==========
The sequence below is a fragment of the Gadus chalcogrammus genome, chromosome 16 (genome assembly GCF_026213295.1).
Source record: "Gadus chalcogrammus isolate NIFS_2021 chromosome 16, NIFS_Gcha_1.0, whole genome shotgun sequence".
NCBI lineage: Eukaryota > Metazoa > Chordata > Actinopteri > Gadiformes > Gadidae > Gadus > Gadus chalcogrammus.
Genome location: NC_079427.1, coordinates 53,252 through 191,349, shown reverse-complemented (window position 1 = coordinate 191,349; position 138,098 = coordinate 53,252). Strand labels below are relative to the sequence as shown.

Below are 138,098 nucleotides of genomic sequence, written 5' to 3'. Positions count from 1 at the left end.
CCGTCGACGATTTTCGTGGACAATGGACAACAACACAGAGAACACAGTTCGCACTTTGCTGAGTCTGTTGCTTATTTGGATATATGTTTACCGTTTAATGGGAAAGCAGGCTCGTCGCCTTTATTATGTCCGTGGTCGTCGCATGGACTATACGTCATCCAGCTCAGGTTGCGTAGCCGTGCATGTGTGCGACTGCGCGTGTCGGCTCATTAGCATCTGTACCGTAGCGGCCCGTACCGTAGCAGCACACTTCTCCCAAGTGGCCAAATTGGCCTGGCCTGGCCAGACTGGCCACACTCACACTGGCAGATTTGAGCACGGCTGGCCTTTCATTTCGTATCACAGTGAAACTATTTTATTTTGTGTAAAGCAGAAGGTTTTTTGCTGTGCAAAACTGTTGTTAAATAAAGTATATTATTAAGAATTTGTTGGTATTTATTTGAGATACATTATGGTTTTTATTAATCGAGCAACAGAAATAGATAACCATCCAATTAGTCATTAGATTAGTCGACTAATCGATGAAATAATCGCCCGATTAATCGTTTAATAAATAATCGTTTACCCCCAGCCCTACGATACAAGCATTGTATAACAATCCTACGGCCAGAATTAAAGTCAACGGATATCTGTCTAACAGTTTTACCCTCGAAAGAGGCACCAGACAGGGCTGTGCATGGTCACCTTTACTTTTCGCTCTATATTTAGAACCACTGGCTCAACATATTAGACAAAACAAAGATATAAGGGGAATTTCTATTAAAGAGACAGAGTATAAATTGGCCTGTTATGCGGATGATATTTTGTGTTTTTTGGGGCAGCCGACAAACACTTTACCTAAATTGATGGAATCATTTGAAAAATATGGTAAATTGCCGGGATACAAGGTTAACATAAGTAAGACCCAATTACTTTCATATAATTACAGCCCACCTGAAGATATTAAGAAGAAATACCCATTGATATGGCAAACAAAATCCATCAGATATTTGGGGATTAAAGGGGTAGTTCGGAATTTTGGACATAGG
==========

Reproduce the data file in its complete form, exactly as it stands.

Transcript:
The sequence below is a fragment of the Gadus chalcogrammus genome, chromosome 16 (genome assembly GCF_026213295.1).
Source record: "Gadus chalcogrammus isolate NIFS_2021 chromosome 16, NIFS_Gcha_1.0, whole genome shotgun sequence".
NCBI lineage: Eukaryota > Metazoa > Chordata > Actinopteri > Gadiformes > Gadidae > Gadus > Gadus chalcogrammus.
Genome location: NC_079427.1, coordinates 53,252 through 191,349, shown reverse-complemented (window position 1 = coordinate 191,349; position 138,098 = coordinate 53,252). Strand labels below are relative to the sequence as shown.

Below are 138,098 nucleotides of genomic sequence, written 5' to 3'. Positions count from 1 at the left end.
CCGTCGACGATTTTCGTGGACAATGGACAACAACACAGAGAACACAGTTCGCACTTTGCTGAGTCTGTTGCTTATTTGGATATATGTTTACCGTTTAATGGGAAAGCAGGCTCGTCGCCTTTATTATGTCCGTGGTCGTCGCATGGACTATACGTCATCCAGCTCAGGTTGCGTAGCCGTGCATGTGTGCGACTGCGCGTGTCGGCTCATTAGCATCTGTACCGTAGCGGCCCGTACCGTAGCAGCACACTTCTCCCAAGTGGCCAAATTGGCCTGGCCTGGCCAGACTGGCCACACTCACACTGGCAGATTTGAGCACGGCTGGCCTTTCATTTCGTATCACAGTGAAACTATTTTATTTTGTGTAAAGCAGAAGGTTTTTTGCTGTGCAAAACTGTTGTTAAATAAAGTATATTATTAAGAATTTGTTGGTATTTATTTGAGATACATTATGGTTTTTATTAATCGAGCAACAGAAATAGATAACCATCCAATTAGTCATTAGATTAGTCGACTAATCGATGAAATAATCGCCCGATTAATCGTTTAATAAATAATCGTTTACCCCCAGCCCTACGATACAAGCATTGTATAACAATCCTACGGCCAGAATTAAAGTCAACGGATATCTGTCTAACAGTTTTACCCTCGAAAGAGGCACCAGACAGGGCTGTGCATGGTCACCTTTACTTTTCGCTCTATATTTAGAACCACTGGCTCAACATATTAGACAAAACAAAGATATAAGGGGAATTTCTATTAAAGAGACAGAGTATAAATTGGCCTGTTATGCGGATGATATTTTGTGTTTTTTGGGGCAGCCGACAAACACTTTACCTAAATTGATGGAATCATTTGAAAAATATGGTAAATTGCCGGGATACAAGGTTAACATAAGTAAGACCCAATTACTTTCATATAATTACAGCCCACCTGAAGATATTAAGAAGAAATACCCATTGATATGGCAAACAAAATCCATCAGATATTTGGGGATTAAAGGGGTAGTTCGGAATTTTGGACATAGG